"I bought a car instead," I told him. "A 1972 Buick Riviera." This was 1981 so needless to say, it was a junker and perfect for the daily trip up and down the rutted road out of The Falls to get to town and back. I later figured each trip took $10 of value off my vehicle and in a matter of months I would have probably done better with the house deal but such is life and its lessons learned.

I gave him a case of Guiness Stout to make peace and an envelope with $200--two months rent plus my end of the 'sublet' for the current month. He looked like he was going to cry, then hit me, then hug me, then he left and never brought it up again. Honestly, I think he forgot the whole conversation and was just pleased with the booze and by the end of the semester I was gone forever anyway, never to return...

Except twice. Once, fifteen years later I decided to drop by The Falls to see who might still be around. Charlie was long gone, too and my BMW, up to its wheelwells in mud and rocks, had to be towed out of the park. Great, great, great grand descendants of black dogs circled me like a trapped animal, almost sensing I was out of place there with my Fortune 100 job and failed German technology. The house was still standing. A squatter from the next door cottage told me he heard that 'Charlie B.', a rural legend by now, lost both places in a poker game when he was drunk. Not sure how much faith I put in squatters but it made sense to me. Bukowski himself hadn't done much better if you think about it. And if you don't know who he is then you've read and drank way too little in your lifetime. Think Mickey Rourke in Barfly.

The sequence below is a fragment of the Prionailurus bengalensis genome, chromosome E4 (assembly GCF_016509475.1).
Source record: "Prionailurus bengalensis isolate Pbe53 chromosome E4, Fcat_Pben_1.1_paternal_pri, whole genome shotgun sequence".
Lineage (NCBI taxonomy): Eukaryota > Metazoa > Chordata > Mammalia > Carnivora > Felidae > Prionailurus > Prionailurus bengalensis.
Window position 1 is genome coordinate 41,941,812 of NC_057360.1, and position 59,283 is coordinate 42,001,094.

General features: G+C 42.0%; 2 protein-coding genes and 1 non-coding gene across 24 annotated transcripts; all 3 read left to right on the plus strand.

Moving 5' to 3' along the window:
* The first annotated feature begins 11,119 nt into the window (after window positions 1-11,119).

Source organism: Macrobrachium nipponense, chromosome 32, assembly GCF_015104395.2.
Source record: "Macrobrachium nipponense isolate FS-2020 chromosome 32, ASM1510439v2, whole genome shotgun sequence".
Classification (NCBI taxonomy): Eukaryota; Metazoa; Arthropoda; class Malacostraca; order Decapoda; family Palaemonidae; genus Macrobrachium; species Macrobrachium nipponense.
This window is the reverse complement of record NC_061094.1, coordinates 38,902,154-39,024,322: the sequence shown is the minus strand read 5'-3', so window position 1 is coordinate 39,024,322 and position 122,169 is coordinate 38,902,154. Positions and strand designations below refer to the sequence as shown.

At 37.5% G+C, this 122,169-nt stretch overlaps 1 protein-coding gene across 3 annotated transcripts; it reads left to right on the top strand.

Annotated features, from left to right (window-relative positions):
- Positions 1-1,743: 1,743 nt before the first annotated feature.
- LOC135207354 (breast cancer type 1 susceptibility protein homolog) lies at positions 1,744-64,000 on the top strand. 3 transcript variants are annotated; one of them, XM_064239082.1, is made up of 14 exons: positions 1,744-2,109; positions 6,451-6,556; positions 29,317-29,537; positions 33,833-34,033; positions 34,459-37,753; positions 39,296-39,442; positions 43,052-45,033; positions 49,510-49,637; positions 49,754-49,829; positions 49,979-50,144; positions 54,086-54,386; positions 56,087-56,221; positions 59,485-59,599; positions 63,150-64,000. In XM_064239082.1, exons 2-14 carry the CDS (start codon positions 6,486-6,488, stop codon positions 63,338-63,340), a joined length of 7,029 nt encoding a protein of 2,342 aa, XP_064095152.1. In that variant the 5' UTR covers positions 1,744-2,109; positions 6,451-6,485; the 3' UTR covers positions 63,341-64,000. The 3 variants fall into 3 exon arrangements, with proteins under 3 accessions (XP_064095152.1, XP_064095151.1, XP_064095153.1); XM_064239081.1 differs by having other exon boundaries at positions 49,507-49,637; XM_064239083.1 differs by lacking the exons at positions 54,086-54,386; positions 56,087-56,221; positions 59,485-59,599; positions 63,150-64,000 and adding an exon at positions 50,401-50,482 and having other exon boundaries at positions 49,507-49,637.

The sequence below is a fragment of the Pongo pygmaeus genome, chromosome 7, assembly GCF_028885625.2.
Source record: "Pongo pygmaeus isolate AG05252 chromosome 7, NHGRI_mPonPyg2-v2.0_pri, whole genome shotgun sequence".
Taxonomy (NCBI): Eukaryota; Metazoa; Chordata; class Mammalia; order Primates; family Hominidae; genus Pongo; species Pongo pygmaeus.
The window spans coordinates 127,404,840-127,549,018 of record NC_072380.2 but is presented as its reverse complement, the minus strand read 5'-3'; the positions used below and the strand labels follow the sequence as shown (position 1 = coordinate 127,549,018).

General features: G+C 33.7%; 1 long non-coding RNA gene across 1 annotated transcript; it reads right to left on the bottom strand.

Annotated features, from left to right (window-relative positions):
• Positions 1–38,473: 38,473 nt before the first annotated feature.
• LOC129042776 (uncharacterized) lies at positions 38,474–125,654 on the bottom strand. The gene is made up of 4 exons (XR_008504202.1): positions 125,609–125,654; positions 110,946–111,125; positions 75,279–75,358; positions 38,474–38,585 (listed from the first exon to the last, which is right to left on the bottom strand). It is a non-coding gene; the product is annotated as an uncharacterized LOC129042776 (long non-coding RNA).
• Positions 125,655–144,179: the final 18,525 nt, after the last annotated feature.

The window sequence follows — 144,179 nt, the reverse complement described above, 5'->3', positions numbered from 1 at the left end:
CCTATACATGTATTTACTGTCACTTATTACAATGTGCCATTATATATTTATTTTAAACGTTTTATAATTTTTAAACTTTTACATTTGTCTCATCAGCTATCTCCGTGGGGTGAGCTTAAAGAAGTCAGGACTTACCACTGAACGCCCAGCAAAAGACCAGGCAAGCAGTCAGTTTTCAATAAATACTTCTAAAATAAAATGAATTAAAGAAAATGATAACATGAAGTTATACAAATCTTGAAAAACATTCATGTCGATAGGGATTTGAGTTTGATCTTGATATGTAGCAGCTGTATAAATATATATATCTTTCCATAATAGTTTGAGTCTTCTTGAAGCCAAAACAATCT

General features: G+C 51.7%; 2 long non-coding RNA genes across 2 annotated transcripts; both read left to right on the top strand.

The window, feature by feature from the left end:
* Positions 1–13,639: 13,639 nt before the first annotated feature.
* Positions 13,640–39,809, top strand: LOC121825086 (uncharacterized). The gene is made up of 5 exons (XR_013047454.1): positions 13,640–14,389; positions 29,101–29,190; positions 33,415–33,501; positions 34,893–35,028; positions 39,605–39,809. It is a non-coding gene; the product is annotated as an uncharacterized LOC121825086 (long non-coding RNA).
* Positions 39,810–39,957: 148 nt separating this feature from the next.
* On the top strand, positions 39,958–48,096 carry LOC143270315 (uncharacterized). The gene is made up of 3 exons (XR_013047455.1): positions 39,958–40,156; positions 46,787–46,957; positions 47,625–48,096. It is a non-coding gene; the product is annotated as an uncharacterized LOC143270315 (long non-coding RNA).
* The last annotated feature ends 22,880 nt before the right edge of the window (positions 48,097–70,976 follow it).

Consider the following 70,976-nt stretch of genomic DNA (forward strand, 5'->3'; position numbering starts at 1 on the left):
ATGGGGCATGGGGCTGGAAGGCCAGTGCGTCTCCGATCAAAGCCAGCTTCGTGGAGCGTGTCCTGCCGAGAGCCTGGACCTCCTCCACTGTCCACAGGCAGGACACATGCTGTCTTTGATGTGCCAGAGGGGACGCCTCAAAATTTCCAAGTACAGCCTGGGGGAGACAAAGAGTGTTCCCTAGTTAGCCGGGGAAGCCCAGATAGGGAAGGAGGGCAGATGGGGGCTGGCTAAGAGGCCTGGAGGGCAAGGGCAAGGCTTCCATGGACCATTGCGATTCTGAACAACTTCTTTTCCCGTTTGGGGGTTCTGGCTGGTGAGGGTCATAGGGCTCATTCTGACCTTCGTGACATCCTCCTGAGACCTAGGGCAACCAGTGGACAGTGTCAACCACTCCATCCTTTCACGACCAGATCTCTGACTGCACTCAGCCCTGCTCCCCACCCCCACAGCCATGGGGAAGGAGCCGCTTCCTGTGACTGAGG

Five years later, passing through that part of the state on a business trip, I took the exit ramp off I-79 north on a whim, and returned once more--this time in an SUV. Dogs were there. House was gone. Burnt to the ground (not for the insurance, to be sure). I did the math. Even without the 'sublet' dough, over the years it would have probably been an okay 'buy and hold' seeing that soon after, I abandoned the Riviera on a Pittsburgh bridge when the front left wheel fell off. The $10 depreciation schedule had finally taken its final toll and expired in the middle of rush hour traffic. And while Charlie B. may not have been much of a landlord or an actuary, or even a poker player, he was a pretty damn hard closer and if nothing else, had found a way to collect rent and drink for free.

Geno Petro